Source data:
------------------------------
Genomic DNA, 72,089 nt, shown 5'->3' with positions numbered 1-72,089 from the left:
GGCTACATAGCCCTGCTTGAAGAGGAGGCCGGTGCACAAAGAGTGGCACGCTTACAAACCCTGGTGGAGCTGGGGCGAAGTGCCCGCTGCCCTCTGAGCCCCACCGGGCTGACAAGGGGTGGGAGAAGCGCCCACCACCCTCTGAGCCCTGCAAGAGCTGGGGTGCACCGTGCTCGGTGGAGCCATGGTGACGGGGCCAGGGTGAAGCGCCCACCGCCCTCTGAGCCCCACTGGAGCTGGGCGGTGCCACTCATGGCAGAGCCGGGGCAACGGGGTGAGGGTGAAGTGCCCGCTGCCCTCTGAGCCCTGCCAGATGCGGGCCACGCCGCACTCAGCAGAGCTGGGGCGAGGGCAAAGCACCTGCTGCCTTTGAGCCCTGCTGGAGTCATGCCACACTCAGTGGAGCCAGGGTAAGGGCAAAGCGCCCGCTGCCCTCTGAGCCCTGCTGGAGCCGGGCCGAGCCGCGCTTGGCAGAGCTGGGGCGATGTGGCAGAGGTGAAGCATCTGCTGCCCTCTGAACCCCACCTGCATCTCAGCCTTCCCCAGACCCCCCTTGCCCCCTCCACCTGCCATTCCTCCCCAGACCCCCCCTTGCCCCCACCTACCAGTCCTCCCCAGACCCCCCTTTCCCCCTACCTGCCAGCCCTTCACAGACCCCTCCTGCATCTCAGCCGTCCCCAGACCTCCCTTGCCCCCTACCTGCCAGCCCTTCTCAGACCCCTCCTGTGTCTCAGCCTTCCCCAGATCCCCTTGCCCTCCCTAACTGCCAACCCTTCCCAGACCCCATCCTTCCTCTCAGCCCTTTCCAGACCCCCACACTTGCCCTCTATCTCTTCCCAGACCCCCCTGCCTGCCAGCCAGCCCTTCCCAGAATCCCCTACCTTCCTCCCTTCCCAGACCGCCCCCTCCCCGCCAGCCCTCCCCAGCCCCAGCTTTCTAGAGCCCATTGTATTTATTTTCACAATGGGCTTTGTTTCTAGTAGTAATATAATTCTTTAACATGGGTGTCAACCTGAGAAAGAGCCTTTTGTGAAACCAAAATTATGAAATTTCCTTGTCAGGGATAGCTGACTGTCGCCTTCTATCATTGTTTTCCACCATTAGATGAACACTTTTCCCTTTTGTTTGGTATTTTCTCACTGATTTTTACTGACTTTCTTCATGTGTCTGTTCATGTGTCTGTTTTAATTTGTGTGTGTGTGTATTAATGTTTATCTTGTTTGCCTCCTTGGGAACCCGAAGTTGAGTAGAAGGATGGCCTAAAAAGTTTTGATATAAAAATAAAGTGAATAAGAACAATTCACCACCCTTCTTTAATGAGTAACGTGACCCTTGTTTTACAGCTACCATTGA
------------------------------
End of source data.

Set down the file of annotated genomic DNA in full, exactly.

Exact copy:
Genomic DNA, 72,089 nt, shown 5'->3' with positions numbered 1-72,089 from the left:
GGCTACATAGCCCTGCTTGAAGAGGAGGCCGGTGCACAAAGAGTGGCACGCTTACAAACCCTGGTGGAGCTGGGGCGAAGTGCCCGCTGCCCTCTGAGCCCCACCGGGCTGACAAGGGGTGGGAGAAGCGCCCACCACCCTCTGAGCCCTGCAAGAGCTGGGGTGCACCGTGCTCGGTGGAGCCATGGTGACGGGGCCAGGGTGAAGCGCCCACCGCCCTCTGAGCCCCACTGGAGCTGGGCGGTGCCACTCATGGCAGAGCCGGGGCAACGGGGTGAGGGTGAAGTGCCCGCTGCCCTCTGAGCCCTGCCAGATGCGGGCCACGCCGCACTCAGCAGAGCTGGGGCGAGGGCAAAGCACCTGCTGCCTTTGAGCCCTGCTGGAGTCATGCCACACTCAGTGGAGCCAGGGTAAGGGCAAAGCGCCCGCTGCCCTCTGAGCCCTGCTGGAGCCGGGCCGAGCCGCGCTTGGCAGAGCTGGGGCGATGTGGCAGAGGTGAAGCATCTGCTGCCCTCTGAACCCCACCTGCATCTCAGCCTTCCCCAGACCCCCCTTGCCCCCTCCACCTGCCATTCCTCCCCAGACCCCCCCTTGCCCCCACCTACCAGTCCTCCCCAGACCCCCCTTTCCCCCTACCTGCCAGCCCTTCACAGACCCCTCCTGCATCTCAGCCGTCCCCAGACCTCCCTTGCCCCCTACCTGCCAGCCCTTCTCAGACCCCTCCTGTGTCTCAGCCTTCCCCAGATCCCCTTGCCCTCCCTAACTGCCAACCCTTCCCAGACCCCATCCTTCCTCTCAGCCCTTTCCAGACCCCCACACTTGCCCTCTATCTCTTCCCAGACCCCCCTGCCTGCCAGCCAGCCCTTCCCAGAATCCCCTACCTTCCTCCCTTCCCAGACCGCCCCCTCCCCGCCAGCCCTCCCCAGCCCCAGCTTTCTAGAGCCCATTGTATTTATTTTCACAATGGGCTTTGTTTCTAGTAGTAATATAATTCTTTAACATGGGTGTCAACCTGAGAAAGAGCCTTTTGTGAAACCAAAATTATGAAATTTCCTTGTCAGGGATAGCTGACTGTCGCCTTCTATCATTGTTTTCCACCATTAGATGAACACTTTTCCCTTTTGTTTGGTATTTTCTCACTGATTTTTACTGACTTTCTTCATGTGTCTGTTCATGTGTCTGTTTTAATTTGTGTGTGTGTGTATTAATGTTTATCTTGTTTGCCTCCTTGGGAACCCGAAGTTGAGTAGAAGGATGGCCTAAAAAGTTTTGATATAAAAATAAAGTGAATAAGAACAATTCACCACCCTTCTTTAATGAGTAACGTGACCCTTGTTTTACAGCTACCATTGA